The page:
Note: A more detailed account of this topic – along with primary sources, supporting material and online activities – can be found at Alpha History’s dedicated Vietnam War website.
As a 1953 armistice ended fighting in the Korean War, a similar Cold War crisis was unfolding further south in Vietnam. A narrow, mountainous coastal nation sandwiched between China, Laos and Cambodia, Vietnam had long been dominated by foreign imperialists. Medieval Vietnam was ruled by the Chinese, who swallowed it up as a southern province. The Vietnamese forced out the Chinese in the 10th century and secured their independence until French imperialists arrived in the mid-1800s. The French spent more than a half-century milking Vietnam of its natural resources, exploiting its people for cheap labour, repressing local culture and ruthlessly eliminating resistance. In 1940 Vietnam was invaded and occupied by Japanese troops. The French remained as puppet rulers, though their hold on power was weakened. When the Japanese surrendered in 1945, for a time it seemed the Vietnamese might govern their own country. In August that year, a group called the Viet Minh (short for the ‘League for Vietnamese Independence’) launched a bid for power. The following month their leader, Ho Chi Minh, proclaimed a new state: the Democratic Republic of Vietnam. Ho Chi Minh was a Moscow-trained Marxist, however, and the Allies could not countenance him as the leader of an independent Vietnam.
Instead, the Allied powers encouraged the French to return to Vietnam and restore their colonial rule there. This led to confrontation and the outbreak of the First Indochina War (1946-54). With their superior weaponry and military experience, the French quickly drove the Viet Minh out of the cities. French forces surrounded a Viet Minh base north of Hanoi and engaged them in battle – but failed to wipe them out. As the conflict expanded into a full-scale war, France imported tanks, artillery, bombers and almost 200,000 troops. The Viet Minh, meanwhile, adopted guerrilla tactics to offset their lack of weaponry and equipment. Taking advantage of stealth, mobility and surprise, they described their struggle as a war between ‘elephant and tiger’: one combatant was capable of great destruction but large and cumbersome, the other was fast-moving, resourceful and deadly. In May 1954, Viet Minh forces surrounded and defeated the French at Dien Bien Phu in northern Vietnam. The siege of Dien Bien Phu proved the decisive battle of the war. French commanders negotiated a surrender and Paris ordered a full-scale withdrawal from Vietnam.
The United States first became involved in Vietnam during World War II. During the war, American officers and agents had worked closely with Vietnamese nationalist groups like the Viet Minh, as both struggled against the Japanese. This co-operation gave Ho Chi Minh some hope the Americans might back the Viet Minh to lead an independent Vietnam after World War II. But intelligence reports hinted at close ties between the Viet Minh, Beijing and Moscow – and in the post-McCarthyist era, the US could not tolerate another Asian communist government. Its preference was for control of Vietnam to return to France, one of America’s Cold War allies. Washington provided military backing as the French struggled to maintain their grip on Vietnam. In the final years of the First Indochina War, the US provided the French with more than $US3 billion of aid and military equipment. The French surrender in 1954 forced the US to find another way to secure Vietnam from communism. At an international conference held in Geneva in mid-1954, it was decided to divide Vietnam at the 17th parallel, creating two transitional states for a temporary period of two years. Elections to reunify Vietnam and finalise its government were scheduled for July 1956.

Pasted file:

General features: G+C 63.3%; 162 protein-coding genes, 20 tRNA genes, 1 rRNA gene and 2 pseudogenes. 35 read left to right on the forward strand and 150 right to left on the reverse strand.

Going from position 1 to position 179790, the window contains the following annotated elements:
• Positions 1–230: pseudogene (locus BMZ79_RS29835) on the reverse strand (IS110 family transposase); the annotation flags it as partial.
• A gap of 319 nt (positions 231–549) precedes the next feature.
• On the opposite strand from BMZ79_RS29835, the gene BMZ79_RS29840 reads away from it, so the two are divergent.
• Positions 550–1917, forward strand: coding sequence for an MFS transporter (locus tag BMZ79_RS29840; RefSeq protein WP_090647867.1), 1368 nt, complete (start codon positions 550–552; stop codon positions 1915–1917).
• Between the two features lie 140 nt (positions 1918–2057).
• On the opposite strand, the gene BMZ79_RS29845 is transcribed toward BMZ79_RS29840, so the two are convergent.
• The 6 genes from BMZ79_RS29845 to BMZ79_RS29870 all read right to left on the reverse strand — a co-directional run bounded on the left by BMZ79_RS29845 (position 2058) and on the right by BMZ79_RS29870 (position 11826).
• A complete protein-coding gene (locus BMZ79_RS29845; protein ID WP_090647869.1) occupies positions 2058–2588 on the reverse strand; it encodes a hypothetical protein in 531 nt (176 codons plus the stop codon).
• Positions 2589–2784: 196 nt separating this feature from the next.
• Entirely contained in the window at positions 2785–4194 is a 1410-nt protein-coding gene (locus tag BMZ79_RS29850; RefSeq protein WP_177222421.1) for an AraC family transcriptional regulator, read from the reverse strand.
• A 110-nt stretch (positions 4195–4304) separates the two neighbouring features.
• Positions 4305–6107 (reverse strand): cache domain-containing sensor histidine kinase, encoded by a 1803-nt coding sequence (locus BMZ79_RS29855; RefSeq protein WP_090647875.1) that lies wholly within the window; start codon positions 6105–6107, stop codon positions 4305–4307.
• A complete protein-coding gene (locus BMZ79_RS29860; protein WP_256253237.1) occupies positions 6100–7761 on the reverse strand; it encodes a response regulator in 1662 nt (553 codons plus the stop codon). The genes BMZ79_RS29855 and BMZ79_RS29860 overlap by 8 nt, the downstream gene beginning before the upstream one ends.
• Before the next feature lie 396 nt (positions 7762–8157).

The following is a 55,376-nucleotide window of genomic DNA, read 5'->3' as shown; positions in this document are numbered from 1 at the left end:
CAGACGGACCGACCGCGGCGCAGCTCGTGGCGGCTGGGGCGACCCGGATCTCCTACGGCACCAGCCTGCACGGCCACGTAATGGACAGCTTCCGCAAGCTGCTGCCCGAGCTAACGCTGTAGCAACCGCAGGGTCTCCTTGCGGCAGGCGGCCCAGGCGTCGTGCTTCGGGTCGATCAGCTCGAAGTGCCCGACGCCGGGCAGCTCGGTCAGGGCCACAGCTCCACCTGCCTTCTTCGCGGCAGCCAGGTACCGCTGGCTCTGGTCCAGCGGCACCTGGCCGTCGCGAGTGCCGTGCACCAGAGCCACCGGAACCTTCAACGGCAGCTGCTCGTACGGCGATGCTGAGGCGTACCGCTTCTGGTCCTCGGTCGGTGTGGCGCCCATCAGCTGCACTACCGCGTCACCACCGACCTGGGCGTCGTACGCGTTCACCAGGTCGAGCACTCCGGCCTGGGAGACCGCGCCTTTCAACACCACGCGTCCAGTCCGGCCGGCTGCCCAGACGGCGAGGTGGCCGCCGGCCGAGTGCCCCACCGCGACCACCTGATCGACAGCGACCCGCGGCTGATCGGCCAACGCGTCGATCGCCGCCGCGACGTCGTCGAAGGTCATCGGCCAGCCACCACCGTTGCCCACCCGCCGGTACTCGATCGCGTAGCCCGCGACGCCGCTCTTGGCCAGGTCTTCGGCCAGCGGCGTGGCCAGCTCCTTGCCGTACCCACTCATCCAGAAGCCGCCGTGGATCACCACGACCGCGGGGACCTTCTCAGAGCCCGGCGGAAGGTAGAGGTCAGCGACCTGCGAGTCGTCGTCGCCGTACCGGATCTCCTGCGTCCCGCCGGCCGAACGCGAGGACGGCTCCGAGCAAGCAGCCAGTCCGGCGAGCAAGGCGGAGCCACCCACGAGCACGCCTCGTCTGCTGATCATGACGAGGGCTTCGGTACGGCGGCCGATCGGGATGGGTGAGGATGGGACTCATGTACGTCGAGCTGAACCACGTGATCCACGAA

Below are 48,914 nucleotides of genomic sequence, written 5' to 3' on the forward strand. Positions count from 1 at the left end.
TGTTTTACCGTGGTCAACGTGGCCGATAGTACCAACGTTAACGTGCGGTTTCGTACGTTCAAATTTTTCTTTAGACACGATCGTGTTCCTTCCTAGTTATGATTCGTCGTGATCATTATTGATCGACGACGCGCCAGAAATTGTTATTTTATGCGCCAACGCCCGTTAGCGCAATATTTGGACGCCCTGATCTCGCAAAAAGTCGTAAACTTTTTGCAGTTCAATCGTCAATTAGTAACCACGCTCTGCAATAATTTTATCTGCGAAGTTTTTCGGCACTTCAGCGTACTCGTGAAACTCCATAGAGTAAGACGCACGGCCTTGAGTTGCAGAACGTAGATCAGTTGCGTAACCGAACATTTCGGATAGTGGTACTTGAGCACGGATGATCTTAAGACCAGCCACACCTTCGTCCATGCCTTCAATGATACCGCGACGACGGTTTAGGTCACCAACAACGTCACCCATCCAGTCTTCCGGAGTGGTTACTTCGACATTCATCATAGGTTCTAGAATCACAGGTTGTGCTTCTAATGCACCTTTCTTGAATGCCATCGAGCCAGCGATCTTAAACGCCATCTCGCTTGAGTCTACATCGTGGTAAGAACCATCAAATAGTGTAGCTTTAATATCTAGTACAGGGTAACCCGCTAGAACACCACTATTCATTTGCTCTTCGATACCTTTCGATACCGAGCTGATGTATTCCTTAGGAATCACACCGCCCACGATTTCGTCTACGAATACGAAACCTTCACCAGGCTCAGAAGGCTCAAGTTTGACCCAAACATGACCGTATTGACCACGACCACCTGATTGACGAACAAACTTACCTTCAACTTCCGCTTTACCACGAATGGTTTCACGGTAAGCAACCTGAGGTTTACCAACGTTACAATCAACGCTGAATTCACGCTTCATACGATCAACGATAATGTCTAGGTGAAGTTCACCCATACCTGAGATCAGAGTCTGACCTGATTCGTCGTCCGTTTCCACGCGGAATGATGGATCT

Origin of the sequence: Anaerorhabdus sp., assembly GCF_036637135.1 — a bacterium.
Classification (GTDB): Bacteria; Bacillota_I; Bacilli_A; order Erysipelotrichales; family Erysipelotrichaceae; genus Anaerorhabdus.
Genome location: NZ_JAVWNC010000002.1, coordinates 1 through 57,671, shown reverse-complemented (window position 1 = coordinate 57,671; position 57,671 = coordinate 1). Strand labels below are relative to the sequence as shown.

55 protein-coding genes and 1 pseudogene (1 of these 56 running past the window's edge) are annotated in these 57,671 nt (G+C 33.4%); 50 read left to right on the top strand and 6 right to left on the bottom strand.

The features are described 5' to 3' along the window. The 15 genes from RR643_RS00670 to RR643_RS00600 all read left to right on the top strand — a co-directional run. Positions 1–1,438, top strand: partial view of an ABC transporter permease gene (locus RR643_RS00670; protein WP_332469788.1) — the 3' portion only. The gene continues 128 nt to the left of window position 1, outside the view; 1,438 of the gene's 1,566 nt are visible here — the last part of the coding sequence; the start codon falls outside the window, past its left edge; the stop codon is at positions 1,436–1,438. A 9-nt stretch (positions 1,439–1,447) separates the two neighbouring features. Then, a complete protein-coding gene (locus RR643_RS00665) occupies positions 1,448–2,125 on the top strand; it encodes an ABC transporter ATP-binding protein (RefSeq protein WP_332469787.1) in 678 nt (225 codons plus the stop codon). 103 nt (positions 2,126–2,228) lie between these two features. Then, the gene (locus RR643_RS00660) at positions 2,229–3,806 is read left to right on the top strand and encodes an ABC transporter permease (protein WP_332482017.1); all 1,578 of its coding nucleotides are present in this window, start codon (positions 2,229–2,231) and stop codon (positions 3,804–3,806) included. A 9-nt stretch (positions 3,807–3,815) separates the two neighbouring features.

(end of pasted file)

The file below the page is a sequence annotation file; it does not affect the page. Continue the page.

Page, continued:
As had happened in Korea, the two Vietnamese states took different political paths, making any form of peaceful reunification impossible. North Vietnam, under the control of Ho Chi Minh and the communist party Lao Dong, evolved into a one-party socialist state. Ho’s government embraced Chinese-style land reforms, increased food production and achieved considerable industrial growth – but it also engaged in the persecution of landlords, the execution of political opponents and the detention of thousands of Vietnamese in ‘re-education’ camps. Meanwhile, South Vietnam passed into the hands of Ngo Dinh Diem. Despite his lack of experience or prominence, Diem was thrust into the leadership by Washington; the Americans admired Diem’s nationalism, his Christianity and, above all, his hatred of communism. Diem, however, proved no more democratic than the communist regime in North Vietnam. While South Vietnam made some economic advances in the 1950s, it was also stricken by nepotism, corruption, inequality, rigged elections and political murders.
In the late 1950s, North Vietnamese leaders resolved to topple Ngo Dinh Diem and reunify Vietnam by force. They planned to achieve this by infiltrating the South and setting up local communist cells. These agents would act both as guerrilla soldiers and political agitators, conducting a campaign of terrorism against the Diem government and attempting to incite local rebellions. These southern communists became known as the National Liberation Front or NLF; the world knew them as the Viet Cong. The Viet Cong’s anti-government violence, assassinations and bombings steadily increased during the early 1960s. In most cases, the Viet Cong targeted government buildings and installations, South Vietnamese military facilities and businesses and hotels frequented by foreigners, especially Americans and French. Meanwhile, Diem’s political corruption and growing unpopularity were undermining his own regime. In 1963, Diem authorised a campaign against the nation’s majority Buddhist population, a move that placed South Vietnam under the world spotlight. Images of anti-Buddhist violence and Buddhist protestors setting themselves alight in the streets of Saigon led to Washington withdrawing its backing of Diem. In November 1963, he was overthrown and murdered in a military-led coup.